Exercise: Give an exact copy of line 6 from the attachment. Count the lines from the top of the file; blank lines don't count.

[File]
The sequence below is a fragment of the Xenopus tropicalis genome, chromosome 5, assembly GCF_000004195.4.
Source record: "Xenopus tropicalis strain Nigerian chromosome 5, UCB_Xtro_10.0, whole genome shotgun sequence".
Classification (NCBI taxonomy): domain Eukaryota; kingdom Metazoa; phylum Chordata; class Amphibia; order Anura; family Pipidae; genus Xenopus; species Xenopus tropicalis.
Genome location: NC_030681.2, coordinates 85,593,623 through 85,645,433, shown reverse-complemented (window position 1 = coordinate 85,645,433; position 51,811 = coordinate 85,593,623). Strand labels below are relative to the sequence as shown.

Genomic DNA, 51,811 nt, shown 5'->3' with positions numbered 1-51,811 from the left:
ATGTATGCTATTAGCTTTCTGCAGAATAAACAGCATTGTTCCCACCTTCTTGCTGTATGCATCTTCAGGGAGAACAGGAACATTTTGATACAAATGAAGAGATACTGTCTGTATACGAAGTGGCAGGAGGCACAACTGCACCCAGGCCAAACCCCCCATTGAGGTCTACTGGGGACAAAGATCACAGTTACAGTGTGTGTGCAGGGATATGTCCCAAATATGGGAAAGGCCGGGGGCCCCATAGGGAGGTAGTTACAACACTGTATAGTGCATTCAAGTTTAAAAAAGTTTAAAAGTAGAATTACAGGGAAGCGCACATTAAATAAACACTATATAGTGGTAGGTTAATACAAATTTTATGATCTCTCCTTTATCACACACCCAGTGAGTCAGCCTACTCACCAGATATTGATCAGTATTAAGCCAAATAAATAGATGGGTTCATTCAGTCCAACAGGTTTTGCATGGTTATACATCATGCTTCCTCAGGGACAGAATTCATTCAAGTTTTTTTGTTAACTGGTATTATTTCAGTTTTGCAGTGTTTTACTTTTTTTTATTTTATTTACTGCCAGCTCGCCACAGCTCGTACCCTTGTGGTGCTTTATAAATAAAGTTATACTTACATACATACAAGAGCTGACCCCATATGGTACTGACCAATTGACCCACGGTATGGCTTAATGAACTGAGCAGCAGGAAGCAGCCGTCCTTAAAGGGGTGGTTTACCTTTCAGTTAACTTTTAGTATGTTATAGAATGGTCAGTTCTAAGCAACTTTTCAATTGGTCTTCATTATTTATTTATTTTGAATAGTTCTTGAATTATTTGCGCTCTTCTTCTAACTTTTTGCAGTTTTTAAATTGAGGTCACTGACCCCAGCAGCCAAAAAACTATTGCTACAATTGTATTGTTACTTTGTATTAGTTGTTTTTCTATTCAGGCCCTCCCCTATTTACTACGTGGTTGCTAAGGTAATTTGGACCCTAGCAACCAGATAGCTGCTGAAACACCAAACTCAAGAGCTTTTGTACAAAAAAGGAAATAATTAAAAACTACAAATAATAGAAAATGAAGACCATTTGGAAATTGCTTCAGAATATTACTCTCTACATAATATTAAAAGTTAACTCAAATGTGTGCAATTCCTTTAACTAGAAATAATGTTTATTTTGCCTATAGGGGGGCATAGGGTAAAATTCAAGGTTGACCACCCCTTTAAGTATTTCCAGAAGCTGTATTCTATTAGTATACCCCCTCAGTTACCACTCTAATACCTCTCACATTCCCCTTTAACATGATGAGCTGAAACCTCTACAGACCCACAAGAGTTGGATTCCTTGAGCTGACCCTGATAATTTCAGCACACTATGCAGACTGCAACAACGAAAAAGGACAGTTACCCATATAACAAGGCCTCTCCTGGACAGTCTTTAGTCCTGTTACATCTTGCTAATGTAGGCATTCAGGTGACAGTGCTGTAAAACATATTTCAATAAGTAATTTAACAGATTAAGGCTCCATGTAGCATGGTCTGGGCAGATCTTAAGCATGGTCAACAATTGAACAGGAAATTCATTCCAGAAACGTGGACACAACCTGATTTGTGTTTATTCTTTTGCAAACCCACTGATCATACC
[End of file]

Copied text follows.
ATGTATGCTATTAGCTTTCTGCAGAATAAACAGCATTGTTCCCACCTTCTTGCTGTATGCATCTTCAGGGAGAACAGGAACATTTTGATACAAATGAAGAGATACTGTCTGTATACGAAGTGGCAGGAGGCACAACTGCACCCAGGCCAAACCCCCCATTGAGGTCTACTGGGGACAAAGATCACAGTTACAGTGTGTGTGCAGGGATATGTCCCAAATATGGGAAAGGCCGGGGGCCCCATAGGGAGGTAGTTACAACACTGTATAGTGCATTCAAGTTTAAAAAAGTTTAAAAGTAGAATTACAGGGAAGCGCACATTAAATAAACACTATATAGTGGTAGGTTAATACAAATTTTATGATCTCTCCTTTATCACACACCCAGTGAGTCAGCCTACTCACCAGATATTGATCAGTATTAAGCCAAATAAATAGATGGGTTCATTCAGTCCAACAGGTTTTGCATGGTTATACATCATGCTTCCTCAGGGACAGAATTCATTCAAGTTTTTTTGTTAACTGGTATTATTTCAGTTTTGCAGTGTTTTACTTTTTTTTATTTTATTTACTGCCAGCTCGCCACAGCTCGTACCCTTGTGGTGCTTTATAAATAAAGTTATACTTACATACATACAAGAGCTGACCCCATATGGTACTGACCAATTGACCCACGGTATGGCTTAATGAACTGAGCAGCAGGAAGCAGCCGTCCTTAAAGGGGTGGTTTACCTTTCAGTTAACTTTTAGTATGTTATAGAATGGTCAGTTCTAAGCAACTTTTCAATTGGTCTTCATTATTTATTTATTTTGAATAGTTCTTGAATTATTTGCGCTCTTCTTCTAACTTTTTGCAGTTTTTAAATTGAGGTCACTGACCCCAGCAGCCAAAAAACTATTGCTACAATTGTATTGTTACTTTGTATTAGTTGTTTTTCTATTCAGGCCCTCCCCTATTTACTACGTGGTTGCTAAGGTAATTTGGACCCTAGCAACCAGATAGCTGCTGAAACACCAAACTCAAGAGCTTTTGTACAAAAAAGGAAATAATTAAAAACTACAAATAATAGAAAATGAAGACCATTTGGAAATTGCTTCAGAATATTACTCTCTACATAATATTAAAAGTTAACTCAAATGTGTGCAATTCCTTTAACTAGAAATAATGTTTATTTTGCCTATAGGGGGGCATAGGGTAAAATTCAAGGTTGACCACCCCTTTAAGTATTTCCAGAAGCTGTATTCTATTAGTATACCCCCTCAGTTACCACTCTAATACCTCTCACATTCCCCTTTAACATGATGAGCTGAAACCTCTACAGACCCACAAGAGTTGGATTCCTTGAGCTGACCCTGATAATTTCAGCACACTATGCAGACTGCAACAACGAAAAAGGACAGTTACCCATATAACAAGGCCTCTCCTGGACAGTCTTTAGTCCTGTTACATCTTGCTAATGTAGGCATTCAGGTGACAGTGCTGTAAAACATATTTCAATAAGTAATTTAACAGATTAAGGCTCCATGTAGCATGGTCTGGGCAGATCTTAAGCATGGTCAACAATTGAACAGGAAATTCATTCCAGAAACGTGGACACAACCTGATTTGTGTTTATTCTTTTGCAAACCCACTGATCATACC